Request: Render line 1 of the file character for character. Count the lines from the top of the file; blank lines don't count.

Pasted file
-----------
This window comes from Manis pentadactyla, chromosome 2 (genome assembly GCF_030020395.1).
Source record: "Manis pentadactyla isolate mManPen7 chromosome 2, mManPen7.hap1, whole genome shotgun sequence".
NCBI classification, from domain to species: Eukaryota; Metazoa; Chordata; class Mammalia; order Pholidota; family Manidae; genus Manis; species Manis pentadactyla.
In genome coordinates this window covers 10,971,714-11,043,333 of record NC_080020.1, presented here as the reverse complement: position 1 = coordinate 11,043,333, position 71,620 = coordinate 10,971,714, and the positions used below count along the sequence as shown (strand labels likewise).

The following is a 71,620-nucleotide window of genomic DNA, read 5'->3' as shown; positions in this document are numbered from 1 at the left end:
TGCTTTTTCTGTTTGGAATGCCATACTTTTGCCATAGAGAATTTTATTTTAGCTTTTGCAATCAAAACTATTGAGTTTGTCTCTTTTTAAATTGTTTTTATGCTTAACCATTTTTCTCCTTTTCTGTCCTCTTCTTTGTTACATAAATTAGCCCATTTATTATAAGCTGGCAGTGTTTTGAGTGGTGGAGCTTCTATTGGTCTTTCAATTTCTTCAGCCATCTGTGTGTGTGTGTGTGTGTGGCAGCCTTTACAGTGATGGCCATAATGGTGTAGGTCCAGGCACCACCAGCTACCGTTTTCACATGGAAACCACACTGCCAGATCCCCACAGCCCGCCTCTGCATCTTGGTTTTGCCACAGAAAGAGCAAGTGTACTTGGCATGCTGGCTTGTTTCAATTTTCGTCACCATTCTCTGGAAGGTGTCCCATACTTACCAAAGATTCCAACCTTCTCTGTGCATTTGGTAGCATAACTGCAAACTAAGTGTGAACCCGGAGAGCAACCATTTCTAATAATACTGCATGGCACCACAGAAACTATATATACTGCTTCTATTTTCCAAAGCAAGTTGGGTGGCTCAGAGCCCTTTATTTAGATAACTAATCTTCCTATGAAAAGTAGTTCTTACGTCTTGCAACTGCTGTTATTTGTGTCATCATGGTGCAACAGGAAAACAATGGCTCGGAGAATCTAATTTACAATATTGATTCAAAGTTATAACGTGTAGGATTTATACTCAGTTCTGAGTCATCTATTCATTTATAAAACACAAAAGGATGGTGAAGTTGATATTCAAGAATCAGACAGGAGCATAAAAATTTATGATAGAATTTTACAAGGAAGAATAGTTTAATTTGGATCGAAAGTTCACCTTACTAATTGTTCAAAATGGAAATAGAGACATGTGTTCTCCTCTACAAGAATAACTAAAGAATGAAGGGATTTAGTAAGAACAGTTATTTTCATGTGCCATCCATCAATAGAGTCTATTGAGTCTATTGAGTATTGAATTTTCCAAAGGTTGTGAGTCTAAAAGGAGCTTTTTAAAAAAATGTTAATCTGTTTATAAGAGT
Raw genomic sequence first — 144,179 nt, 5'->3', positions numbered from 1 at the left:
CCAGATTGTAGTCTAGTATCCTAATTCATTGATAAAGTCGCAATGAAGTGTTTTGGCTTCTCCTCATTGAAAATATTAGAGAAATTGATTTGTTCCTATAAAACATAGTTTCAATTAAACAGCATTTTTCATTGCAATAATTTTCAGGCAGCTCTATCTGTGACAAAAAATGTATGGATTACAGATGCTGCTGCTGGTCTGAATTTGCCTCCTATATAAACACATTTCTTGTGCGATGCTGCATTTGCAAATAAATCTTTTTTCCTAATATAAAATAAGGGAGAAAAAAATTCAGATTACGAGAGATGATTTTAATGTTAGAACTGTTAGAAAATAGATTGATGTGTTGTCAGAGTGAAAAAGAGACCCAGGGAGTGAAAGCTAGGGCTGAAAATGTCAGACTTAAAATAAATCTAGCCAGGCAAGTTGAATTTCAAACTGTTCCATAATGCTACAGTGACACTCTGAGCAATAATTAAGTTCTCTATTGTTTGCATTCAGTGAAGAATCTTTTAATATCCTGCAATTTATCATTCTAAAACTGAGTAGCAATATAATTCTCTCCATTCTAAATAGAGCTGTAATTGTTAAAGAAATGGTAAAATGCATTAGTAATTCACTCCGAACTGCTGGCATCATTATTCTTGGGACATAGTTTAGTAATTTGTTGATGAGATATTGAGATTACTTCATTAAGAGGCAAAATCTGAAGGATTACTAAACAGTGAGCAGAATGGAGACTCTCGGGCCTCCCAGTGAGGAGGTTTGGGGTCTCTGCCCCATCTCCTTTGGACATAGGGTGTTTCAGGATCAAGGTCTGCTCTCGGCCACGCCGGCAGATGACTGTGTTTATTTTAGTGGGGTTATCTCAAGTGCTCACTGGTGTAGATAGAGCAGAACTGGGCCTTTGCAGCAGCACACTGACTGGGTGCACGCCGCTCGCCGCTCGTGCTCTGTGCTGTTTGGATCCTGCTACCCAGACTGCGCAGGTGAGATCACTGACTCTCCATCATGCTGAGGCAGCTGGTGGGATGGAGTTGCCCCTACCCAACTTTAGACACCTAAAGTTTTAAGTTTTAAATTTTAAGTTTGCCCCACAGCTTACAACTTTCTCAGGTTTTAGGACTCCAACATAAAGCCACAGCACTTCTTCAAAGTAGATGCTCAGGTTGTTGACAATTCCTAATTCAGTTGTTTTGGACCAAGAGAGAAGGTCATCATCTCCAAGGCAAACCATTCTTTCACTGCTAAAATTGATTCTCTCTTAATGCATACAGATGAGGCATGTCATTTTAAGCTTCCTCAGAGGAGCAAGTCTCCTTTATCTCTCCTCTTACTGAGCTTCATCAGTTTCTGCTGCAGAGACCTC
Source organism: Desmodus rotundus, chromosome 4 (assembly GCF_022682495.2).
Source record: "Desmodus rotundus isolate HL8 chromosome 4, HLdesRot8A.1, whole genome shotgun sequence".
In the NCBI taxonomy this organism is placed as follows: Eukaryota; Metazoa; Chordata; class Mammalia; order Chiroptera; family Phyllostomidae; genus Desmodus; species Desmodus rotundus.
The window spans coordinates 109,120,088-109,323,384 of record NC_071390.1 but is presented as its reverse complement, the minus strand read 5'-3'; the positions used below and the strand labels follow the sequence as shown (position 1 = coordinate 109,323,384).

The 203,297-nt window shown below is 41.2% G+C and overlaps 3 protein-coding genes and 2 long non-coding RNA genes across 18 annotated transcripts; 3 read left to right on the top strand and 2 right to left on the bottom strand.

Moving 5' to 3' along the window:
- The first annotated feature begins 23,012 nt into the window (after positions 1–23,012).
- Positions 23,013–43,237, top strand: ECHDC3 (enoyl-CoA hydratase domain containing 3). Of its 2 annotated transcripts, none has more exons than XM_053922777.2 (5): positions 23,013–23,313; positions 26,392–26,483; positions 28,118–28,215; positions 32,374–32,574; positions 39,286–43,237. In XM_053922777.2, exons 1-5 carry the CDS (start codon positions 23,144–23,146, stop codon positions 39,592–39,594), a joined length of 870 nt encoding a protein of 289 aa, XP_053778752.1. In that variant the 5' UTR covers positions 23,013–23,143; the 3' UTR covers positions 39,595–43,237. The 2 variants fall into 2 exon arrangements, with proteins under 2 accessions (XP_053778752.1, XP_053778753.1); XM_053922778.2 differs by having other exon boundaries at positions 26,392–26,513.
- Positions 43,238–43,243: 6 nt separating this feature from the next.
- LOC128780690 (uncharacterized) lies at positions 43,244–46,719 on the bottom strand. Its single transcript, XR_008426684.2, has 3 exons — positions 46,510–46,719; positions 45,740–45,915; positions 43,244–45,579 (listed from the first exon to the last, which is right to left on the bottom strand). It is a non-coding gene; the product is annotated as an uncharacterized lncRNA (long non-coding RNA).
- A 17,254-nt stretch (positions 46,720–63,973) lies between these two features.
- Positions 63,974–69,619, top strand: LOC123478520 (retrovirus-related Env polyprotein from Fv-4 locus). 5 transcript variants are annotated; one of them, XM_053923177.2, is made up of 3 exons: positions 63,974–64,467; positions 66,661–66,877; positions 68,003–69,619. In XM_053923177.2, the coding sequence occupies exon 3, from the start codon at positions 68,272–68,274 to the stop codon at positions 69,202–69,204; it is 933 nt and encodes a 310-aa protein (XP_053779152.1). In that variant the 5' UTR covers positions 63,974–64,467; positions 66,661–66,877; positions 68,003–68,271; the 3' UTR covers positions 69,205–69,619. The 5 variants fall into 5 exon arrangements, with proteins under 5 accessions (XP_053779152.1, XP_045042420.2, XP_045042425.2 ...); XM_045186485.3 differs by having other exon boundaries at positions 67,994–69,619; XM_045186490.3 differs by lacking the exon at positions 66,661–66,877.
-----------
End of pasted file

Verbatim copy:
This window comes from Manis pentadactyla, chromosome 2 (genome assembly GCF_030020395.1).